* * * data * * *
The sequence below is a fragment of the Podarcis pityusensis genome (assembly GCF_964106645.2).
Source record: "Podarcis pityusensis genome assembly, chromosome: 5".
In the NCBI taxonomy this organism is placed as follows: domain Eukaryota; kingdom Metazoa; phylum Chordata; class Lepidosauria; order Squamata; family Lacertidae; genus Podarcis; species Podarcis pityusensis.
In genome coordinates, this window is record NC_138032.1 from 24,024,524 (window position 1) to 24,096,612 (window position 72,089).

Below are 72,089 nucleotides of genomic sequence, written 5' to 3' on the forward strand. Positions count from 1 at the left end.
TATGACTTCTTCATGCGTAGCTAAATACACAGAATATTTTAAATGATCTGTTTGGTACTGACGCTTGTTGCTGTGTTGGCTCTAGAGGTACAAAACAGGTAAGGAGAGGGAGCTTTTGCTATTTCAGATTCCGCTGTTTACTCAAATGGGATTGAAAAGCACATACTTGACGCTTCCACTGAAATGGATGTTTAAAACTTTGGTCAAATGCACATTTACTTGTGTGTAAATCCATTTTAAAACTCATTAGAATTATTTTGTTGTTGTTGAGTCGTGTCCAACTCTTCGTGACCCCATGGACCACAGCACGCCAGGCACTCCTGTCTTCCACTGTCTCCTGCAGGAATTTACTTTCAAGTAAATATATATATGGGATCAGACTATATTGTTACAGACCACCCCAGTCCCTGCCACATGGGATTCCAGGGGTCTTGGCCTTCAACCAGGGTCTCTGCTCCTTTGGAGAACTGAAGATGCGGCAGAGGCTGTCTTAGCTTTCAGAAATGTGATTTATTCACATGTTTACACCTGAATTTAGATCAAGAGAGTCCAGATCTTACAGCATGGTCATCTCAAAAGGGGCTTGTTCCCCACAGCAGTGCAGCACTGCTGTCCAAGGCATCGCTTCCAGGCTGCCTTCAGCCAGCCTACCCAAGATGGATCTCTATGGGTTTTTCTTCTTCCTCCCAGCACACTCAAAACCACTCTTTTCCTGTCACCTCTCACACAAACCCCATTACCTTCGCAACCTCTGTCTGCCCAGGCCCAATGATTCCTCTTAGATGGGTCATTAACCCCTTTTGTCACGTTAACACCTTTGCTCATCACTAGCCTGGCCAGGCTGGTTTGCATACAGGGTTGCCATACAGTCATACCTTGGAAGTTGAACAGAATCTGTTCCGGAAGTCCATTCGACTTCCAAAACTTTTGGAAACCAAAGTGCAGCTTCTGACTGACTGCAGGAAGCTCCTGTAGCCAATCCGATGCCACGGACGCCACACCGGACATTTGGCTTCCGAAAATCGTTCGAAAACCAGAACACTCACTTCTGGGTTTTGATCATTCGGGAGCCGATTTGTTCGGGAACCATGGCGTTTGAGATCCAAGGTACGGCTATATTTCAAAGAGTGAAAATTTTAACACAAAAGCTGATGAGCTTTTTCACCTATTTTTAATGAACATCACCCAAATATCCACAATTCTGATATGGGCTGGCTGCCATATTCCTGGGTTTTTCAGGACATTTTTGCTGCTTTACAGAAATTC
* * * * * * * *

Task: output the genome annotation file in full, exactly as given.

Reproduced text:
The sequence below is a fragment of the Podarcis pityusensis genome (assembly GCF_964106645.2).
Source record: "Podarcis pityusensis genome assembly, chromosome: 5".
In the NCBI taxonomy this organism is placed as follows: domain Eukaryota; kingdom Metazoa; phylum Chordata; class Lepidosauria; order Squamata; family Lacertidae; genus Podarcis; species Podarcis pityusensis.
In genome coordinates, this window is record NC_138032.1 from 24,024,524 (window position 1) to 24,096,612 (window position 72,089).

Below are 72,089 nucleotides of genomic sequence, written 5' to 3' on the forward strand. Positions count from 1 at the left end.
TATGACTTCTTCATGCGTAGCTAAATACACAGAATATTTTAAATGATCTGTTTGGTACTGACGCTTGTTGCTGTGTTGGCTCTAGAGGTACAAAACAGGTAAGGAGAGGGAGCTTTTGCTATTTCAGATTCCGCTGTTTACTCAAATGGGATTGAAAAGCACATACTTGACGCTTCCACTGAAATGGATGTTTAAAACTTTGGTCAAATGCACATTTACTTGTGTGTAAATCCATTTTAAAACTCATTAGAATTATTTTGTTGTTGTTGAGTCGTGTCCAACTCTTCGTGACCCCATGGACCACAGCACGCCAGGCACTCCTGTCTTCCACTGTCTCCTGCAGGAATTTACTTTCAAGTAAATATATATATGGGATCAGACTATATTGTTACAGACCACCCCAGTCCCTGCCACATGGGATTCCAGGGGTCTTGGCCTTCAACCAGGGTCTCTGCTCCTTTGGAGAACTGAAGATGCGGCAGAGGCTGTCTTAGCTTTCAGAAATGTGATTTATTCACATGTTTACACCTGAATTTAGATCAAGAGAGTCCAGATCTTACAGCATGGTCATCTCAAAAGGGGCTTGTTCCCCACAGCAGTGCAGCACTGCTGTCCAAGGCATCGCTTCCAGGCTGCCTTCAGCCAGCCTACCCAAGATGGATCTCTATGGGTTTTTCTTCTTCCTCCCAGCACACTCAAAACCACTCTTTTCCTGTCACCTCTCACACAAACCCCATTACCTTCGCAACCTCTGTCTGCCCAGGCCCAATGATTCCTCTTAGATGGGTCATTAACCCCTTTTGTCACGTTAACACCTTTGCTCATCACTAGCCTGGCCAGGCTGGTTTGCATACAGGGTTGCCATACAGTCATACCTTGGAAGTTGAACAGAATCTGTTCCGGAAGTCCATTCGACTTCCAAAACTTTTGGAAACCAAAGTGCAGCTTCTGACTGACTGCAGGAAGCTCCTGTAGCCAATCCGATGCCACGGACGCCACACCGGACATTTGGCTTCCGAAAATCGTTCGAAAACCAGAACACTCACTTCTGGGTTTTGATCATTCGGGAGCCGATTTGTTCGGGAACCATGGCGTTTGAGATCCAAGGTACGGCTATATTTCAAAGAGTGAAAATTTTAACACAAAAGCTGATGAGCTTTTTCACCTATTTTTAATGAACATCACCCAAATATCCACAATTCTGATATGGGCTGGCTGCCATATTCCTGGGTTTTTCAGGACATTTTTGCTGCTTTACAGAAATTC